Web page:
likely allows for greater interest in the subject matter and better information-retention rates. Often in lecture numbers or stats are used to explain a subject but often when many numbers are being used it is difficult to see the whole picture. Visuals that is bright in color, etc. offer a way for the students to put into perspective the numbers or stats that are being used. If the student can not only hear but see what is being taught, it is more likely they will believe and fully grasp what is being taught. It allows another way for the student to relate to the material. COLLABORATING Having students work in groups is another way a teacher can direct a lesson. Collaborating allows students to talk with each other and listen to all points of view in the discussion. It helps students think in a less personally biased way. When this lesson plan is carried out, the teacher may be trying to assess the lesson by looking at the student's: ability to work as a team, leadership skills, or presentation abilities. It is one of the direct instructional methods. A different kind of group work is the discussion. After some preparation and with clearly defined roles as well as interesting topics, discussions may well take up most of the lesson, with the teacher only giving short feedback at the end or even in the following lesson. Discussions can take a variety of forms, e.g. fishbowl discussions. Collaborating (kinaesthetic) is great in that it allows to actively participating in the learning process. These students who learn best this way by being able to relate to the lesson in that they are physically taking part of it in some way. Group projects and discussions are a great way to welcome this type of learning. EXPLAINING This form is similar to lecturing. Lecturing is teaching by giving a discourse on a specific subject that is open to the public, usually given in the classroom. This can also be associated with modeling. Modeling is used as a visual aid to learning. Students can visualize an object or problem, then use reasoning and hypothesizing to determine an answer.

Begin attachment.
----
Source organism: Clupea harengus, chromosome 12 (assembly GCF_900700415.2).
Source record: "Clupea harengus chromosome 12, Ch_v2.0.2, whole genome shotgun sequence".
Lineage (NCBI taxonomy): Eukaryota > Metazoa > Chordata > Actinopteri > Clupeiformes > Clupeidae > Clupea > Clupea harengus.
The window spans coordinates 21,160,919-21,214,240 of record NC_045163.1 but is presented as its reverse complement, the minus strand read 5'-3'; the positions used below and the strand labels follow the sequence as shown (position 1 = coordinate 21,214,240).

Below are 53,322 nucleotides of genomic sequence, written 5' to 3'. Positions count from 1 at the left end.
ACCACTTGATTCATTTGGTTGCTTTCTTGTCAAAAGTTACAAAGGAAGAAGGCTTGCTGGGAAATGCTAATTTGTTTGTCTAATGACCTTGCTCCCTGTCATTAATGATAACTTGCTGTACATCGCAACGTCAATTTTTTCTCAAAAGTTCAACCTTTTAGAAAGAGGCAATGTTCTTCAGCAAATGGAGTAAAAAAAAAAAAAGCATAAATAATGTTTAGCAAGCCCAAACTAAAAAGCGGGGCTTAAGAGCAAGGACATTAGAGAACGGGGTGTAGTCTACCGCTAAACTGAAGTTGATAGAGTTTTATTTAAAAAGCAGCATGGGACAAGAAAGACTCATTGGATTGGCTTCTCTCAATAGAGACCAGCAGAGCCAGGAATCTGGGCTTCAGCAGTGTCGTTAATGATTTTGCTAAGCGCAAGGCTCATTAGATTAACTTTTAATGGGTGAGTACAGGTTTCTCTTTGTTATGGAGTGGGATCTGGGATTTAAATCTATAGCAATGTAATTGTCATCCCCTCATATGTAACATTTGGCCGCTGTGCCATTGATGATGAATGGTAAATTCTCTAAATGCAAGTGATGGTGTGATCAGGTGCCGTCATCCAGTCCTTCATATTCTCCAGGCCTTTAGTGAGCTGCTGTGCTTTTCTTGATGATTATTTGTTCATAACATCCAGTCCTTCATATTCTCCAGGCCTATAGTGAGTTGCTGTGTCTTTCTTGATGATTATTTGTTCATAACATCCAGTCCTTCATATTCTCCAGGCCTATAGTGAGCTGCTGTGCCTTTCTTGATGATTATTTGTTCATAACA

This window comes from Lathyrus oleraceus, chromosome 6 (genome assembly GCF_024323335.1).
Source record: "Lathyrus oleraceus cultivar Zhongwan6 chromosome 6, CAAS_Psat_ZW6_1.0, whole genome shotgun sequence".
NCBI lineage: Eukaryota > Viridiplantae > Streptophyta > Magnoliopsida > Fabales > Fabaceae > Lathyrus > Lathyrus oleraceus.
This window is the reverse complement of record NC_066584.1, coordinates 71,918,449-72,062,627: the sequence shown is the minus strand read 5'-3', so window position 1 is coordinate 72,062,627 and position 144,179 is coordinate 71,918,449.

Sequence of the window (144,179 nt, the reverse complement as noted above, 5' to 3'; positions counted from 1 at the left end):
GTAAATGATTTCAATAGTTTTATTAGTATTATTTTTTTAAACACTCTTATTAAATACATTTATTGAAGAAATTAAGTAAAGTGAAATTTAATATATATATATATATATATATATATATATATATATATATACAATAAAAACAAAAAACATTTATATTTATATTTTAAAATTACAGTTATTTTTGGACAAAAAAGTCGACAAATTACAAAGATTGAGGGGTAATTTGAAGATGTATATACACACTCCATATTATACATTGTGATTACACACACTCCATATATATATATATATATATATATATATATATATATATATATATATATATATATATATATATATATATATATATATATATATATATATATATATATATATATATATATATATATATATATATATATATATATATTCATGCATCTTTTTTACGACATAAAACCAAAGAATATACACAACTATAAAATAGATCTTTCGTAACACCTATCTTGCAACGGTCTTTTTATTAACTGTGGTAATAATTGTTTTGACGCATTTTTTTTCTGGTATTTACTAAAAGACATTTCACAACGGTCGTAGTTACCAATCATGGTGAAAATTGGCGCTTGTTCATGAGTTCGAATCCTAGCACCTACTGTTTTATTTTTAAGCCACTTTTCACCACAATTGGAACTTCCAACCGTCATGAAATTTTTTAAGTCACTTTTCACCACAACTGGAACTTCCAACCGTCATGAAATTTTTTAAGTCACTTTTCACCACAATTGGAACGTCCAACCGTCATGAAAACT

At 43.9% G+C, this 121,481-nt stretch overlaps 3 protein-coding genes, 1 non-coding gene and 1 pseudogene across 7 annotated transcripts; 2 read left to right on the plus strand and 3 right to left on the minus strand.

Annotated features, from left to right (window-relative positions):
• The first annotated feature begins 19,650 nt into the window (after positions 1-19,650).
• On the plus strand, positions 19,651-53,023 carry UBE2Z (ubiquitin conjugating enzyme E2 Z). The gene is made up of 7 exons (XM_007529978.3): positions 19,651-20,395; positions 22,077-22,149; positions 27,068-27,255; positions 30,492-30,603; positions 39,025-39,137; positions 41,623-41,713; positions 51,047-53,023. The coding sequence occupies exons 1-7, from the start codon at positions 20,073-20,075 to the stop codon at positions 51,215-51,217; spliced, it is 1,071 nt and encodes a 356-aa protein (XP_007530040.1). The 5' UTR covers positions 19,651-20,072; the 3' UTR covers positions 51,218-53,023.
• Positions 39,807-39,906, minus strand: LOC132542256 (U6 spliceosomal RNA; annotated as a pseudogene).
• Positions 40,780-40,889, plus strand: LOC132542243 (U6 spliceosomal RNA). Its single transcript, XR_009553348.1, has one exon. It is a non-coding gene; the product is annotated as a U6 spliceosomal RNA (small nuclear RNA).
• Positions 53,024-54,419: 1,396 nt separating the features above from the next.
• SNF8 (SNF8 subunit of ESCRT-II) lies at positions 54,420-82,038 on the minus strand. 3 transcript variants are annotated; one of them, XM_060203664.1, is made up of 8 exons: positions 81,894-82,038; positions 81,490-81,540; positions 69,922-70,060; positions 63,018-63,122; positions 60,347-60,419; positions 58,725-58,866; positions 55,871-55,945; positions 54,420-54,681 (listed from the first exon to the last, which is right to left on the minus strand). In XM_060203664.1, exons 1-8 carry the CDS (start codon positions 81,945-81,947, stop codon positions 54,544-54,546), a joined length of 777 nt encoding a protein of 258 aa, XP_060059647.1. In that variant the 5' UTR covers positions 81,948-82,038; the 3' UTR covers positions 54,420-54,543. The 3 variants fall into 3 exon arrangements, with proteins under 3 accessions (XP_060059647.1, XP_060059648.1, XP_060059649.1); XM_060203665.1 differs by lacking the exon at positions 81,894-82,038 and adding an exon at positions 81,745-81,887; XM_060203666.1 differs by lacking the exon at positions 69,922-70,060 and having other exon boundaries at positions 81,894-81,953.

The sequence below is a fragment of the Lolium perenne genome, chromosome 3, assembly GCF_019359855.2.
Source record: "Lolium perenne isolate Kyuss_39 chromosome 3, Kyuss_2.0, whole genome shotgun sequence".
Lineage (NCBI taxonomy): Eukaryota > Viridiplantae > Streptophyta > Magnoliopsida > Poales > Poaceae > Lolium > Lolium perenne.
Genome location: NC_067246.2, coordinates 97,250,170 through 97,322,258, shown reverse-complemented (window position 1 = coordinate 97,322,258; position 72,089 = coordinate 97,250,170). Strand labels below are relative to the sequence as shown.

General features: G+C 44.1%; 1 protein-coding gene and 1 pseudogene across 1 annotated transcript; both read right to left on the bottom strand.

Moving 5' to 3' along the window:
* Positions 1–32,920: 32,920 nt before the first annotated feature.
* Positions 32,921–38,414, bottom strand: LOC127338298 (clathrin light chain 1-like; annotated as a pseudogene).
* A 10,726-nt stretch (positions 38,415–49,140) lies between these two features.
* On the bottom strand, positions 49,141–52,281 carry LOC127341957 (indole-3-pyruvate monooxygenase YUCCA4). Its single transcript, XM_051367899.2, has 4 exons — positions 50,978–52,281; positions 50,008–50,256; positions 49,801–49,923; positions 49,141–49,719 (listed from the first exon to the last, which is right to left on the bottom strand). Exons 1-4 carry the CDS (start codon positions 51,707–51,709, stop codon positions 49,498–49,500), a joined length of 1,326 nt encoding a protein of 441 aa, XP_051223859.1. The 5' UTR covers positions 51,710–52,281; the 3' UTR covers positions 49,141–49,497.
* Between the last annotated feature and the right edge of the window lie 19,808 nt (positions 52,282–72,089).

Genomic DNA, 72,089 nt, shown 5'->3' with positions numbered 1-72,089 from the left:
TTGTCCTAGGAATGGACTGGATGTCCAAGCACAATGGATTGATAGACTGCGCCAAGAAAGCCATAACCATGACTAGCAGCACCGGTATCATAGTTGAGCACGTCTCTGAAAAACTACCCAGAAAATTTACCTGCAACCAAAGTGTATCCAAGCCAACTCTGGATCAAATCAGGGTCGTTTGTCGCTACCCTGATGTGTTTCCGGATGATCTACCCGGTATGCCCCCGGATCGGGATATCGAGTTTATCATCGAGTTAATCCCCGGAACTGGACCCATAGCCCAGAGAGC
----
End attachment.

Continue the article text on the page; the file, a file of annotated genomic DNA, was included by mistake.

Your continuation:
In your lecture you have the opportunity to tackle two types of learning. Not only can explaining (lecture) help the auditory learner through the speech of the teacher, but if the teacher is to include visuals in the form of overheads or slide shows, his/her lecture can have duality. Although a student might only profit substantially from one form of teaching, all students profit some from the different types of learning. A DESCRIPTION OF SOME OF THE SUGGESTED METHODOLOGIES The formal lecture (unidirectional monologue) and mini-lecture: The advantages of the formal lecture are they can be structured, use low technology, and offer the ability to teach many learners in a short period of time. The principal disadvantage is that the learners are the passive recipients of information. Formal lectures are often considered to be optimal if speaking time is limited to 20-30 minutes followed by a ‘discussion period’ of a roughly equal length. A short form of the formal lecture, the mini-lecture of 5 to 15 minutes may be used to introduce a topic and structure; or animate a further activity which directly engages the learners, such as a ‘group session’. The interactive lecture with active breaks involving the students: A formal lecture may be notably enhanced by strategies which involve the learners. With a little creativeness, a teacher may include several different methods such as ‘problem solving exercises’ and ‘case studies’ which deliberately engage the learners in a more active process. You can also use ‘active breaks involving students’ during which the learners discuss specific issues concerning the presented topic with one another. Reading: The efficiency of the learners’ reading is greatly increased if they are given a specific list of references to draw on, and a number of explicit questions to answer from their reading. A review of the medical literature including journal articles and textbooks is an efficient method for gathering available information. Clinical practice guidelines can also be reviewed. Field work (observations, discussions with adolescents etc): Learners are invited to go out into various settings such as schools, local shops, fast food restaurants, and discos to observe adolescents’ behaviors and engage them in relevant discussions. The field